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Stumbling up the path of yoga. Goa, January 2018.

I’m not sure if I could have been in more of a mess when I turned up to the first morning of my month of yoga teacher training at Sampoorna yoga in Goa.
I could dance around the point here to never truly land on it, but to put it bluntly, I have never disliked myself as much as I did on the lead up to getting on the plane to head off to begin the next chapter of my life, a chapter that once had been a fantastical fictional dream, a faraway glisten in my eye whenever I talked about it, a chapter I worked so bloody hard to save up for, a chapter that now, sadly, I wasn’t even sure I still wanted to begin to write.

It had been ten months of confidence bashing, if I’m again bluntly honest, mostly from myself, but the months before had shown me isolation and bullying in the workplace, a complete loss of self esteem, a destructive rumination habit (among other self-sabotage-mode-on methods), which ended a relationship with someone I truly loved- it was ultimately my fault, I knew it, he knew it, but I couldn’t stop it even though I would have given anything to. And that was just it, I kept trying to give something away that I didn’t really have in the first place.

It’s an odd thing to wake up in the morning and take a tablet to make you happy, to just make you more yourself, or more the person you once were but can’t really remember anymore, like a fuzzy, sepia-toned memory of someone a few summers back that you had one hell of a good time with. I re-watched a video of me taking a salsa lesson in Nicaragua while solo travelling across Central America 10 months earlier, my head thrown back in laughter, bare feet, moving to the rhythm from the inside out. I didn’t recognise the girl in the video. Who was I?!
I battled for days before I swallowed the first pill, every fibre in my being didn’t want to take a chemical that would adjust my brain unnaturally, bring me a false sense of peace. I felt ashamed, a dirty secret to my happiness – I had paid for it at the pharmacy.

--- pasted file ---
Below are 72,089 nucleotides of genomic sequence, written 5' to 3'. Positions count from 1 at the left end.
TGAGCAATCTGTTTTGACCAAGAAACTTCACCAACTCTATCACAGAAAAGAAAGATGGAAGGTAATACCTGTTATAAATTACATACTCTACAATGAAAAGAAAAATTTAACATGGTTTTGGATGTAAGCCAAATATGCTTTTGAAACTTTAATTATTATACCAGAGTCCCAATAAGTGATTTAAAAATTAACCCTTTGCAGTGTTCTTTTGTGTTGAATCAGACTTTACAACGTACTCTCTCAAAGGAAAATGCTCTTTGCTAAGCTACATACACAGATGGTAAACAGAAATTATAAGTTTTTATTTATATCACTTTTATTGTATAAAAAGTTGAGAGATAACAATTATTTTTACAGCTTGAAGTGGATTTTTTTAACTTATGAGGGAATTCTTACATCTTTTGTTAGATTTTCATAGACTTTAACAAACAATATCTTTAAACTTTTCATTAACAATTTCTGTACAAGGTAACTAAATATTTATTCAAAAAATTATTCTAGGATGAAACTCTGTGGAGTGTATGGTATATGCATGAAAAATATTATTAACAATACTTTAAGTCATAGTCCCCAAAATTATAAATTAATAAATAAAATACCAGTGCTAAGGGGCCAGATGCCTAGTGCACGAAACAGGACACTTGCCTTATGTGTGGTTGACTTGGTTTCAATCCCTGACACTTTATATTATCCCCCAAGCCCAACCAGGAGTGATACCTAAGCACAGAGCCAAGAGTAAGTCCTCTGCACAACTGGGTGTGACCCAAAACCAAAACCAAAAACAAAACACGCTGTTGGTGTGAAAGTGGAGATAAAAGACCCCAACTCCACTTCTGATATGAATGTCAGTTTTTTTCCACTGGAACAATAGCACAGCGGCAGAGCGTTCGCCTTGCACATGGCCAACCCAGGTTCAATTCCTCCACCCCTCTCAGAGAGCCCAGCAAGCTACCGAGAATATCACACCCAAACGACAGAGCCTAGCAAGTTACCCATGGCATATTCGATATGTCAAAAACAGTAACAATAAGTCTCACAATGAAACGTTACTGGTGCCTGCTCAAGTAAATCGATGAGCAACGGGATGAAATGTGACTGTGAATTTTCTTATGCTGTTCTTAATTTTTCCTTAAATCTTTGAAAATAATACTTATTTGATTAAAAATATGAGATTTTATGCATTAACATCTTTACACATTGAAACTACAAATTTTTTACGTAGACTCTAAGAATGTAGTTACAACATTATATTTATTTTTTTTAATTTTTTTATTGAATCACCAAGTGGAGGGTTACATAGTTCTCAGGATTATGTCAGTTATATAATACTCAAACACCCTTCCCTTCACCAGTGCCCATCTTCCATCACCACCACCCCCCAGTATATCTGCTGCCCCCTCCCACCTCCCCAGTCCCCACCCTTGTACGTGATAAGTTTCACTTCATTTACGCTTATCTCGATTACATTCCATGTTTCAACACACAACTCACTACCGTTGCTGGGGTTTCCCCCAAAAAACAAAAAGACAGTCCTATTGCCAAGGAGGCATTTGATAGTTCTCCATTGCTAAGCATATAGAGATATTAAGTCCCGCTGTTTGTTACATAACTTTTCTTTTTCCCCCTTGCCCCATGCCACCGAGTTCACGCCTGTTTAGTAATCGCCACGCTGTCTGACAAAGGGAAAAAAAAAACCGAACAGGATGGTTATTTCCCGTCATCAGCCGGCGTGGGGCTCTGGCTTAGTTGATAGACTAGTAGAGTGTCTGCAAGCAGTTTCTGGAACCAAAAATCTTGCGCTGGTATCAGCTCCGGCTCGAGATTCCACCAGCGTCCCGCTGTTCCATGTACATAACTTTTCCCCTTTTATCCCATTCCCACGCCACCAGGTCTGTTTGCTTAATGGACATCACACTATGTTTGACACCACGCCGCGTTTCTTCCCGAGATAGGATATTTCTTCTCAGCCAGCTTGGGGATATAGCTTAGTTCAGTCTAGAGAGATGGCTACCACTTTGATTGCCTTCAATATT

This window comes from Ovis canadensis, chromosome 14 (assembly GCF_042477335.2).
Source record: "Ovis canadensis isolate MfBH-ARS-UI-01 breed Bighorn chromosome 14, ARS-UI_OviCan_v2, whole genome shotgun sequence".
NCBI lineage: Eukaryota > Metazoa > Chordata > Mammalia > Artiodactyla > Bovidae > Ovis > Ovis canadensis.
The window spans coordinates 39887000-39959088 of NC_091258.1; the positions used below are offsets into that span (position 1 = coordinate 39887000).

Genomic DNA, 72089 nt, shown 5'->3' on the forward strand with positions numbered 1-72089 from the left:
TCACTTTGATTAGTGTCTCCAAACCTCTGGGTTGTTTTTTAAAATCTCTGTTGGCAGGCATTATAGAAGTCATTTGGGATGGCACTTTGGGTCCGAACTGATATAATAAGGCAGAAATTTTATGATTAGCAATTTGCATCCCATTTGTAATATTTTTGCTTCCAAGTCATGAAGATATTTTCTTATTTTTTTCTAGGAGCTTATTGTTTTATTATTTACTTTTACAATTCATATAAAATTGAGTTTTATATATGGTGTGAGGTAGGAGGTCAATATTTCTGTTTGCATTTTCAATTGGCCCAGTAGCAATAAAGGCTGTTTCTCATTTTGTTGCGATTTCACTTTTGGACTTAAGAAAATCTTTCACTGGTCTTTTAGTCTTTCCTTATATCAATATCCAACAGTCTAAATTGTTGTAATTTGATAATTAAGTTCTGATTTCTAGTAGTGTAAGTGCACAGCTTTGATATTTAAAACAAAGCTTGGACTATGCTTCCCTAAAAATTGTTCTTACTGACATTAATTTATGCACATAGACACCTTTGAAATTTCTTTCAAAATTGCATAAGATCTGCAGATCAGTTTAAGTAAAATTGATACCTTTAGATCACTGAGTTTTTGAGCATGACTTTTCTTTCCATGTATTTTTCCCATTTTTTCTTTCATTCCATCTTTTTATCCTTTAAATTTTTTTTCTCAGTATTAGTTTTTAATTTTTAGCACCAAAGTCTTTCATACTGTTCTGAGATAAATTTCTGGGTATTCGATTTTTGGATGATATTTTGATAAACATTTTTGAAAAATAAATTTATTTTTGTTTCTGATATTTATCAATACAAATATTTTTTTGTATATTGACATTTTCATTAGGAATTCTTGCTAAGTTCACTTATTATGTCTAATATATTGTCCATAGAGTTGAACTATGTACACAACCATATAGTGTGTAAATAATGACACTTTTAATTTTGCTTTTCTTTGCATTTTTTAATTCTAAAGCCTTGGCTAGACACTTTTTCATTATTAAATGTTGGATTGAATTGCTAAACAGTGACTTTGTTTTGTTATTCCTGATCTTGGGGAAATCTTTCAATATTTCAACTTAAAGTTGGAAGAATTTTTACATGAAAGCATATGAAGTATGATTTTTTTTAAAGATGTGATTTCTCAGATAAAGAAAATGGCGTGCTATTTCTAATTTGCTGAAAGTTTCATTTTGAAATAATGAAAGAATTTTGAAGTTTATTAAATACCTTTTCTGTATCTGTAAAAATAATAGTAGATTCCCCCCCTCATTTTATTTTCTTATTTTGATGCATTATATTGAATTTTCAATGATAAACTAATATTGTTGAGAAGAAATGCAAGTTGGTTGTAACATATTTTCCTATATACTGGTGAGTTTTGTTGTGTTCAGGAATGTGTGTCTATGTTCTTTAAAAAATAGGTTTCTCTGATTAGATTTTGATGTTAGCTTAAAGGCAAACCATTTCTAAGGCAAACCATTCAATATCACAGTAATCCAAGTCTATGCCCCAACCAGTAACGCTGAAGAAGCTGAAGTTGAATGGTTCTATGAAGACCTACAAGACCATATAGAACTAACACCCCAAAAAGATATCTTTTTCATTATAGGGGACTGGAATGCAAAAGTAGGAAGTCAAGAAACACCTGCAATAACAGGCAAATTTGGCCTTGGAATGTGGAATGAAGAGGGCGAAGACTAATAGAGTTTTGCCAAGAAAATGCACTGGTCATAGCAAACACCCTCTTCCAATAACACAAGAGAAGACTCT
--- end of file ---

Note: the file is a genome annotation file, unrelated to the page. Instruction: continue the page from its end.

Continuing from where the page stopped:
But fortunately, or unfortunately, when you feel as bad as you do, you don’t really have the luxury to care too long about that. The pretending that I was happy was killing me more then what people may think about me taking anti-depressants, I couldn’t listen anymore, couldn’t hear, couldn’t see, couldn’t absorb, couldn’t enjoy. I was asleep.

A week before I was set to jet off to Goa and begin my training in Vinyasa flow & Ashtanga yoga, with my love set to join me out there at my graduation where we would travel together through India, I got the phone call. He wasn’t coming, and I wasn’t going to see him again.

I dragged my shit together in time to kiss goodbye to my grandmother, get up to London and visit my newborn nephew, before getting on the plane to embark on something I hoped would change my life. All of it undertaken by a physical shell that looked like a girl called Kimberley, who was about to turn 30, with dark hair and sensitive, sad eyes.

Sitting four days later in India in a circle bare foot on the floor with the girls that would soon become 29 of my new best friends, I said aloud that I didn’t have any expectations for the next month together, but that I hoped I would learn something. I had no idea !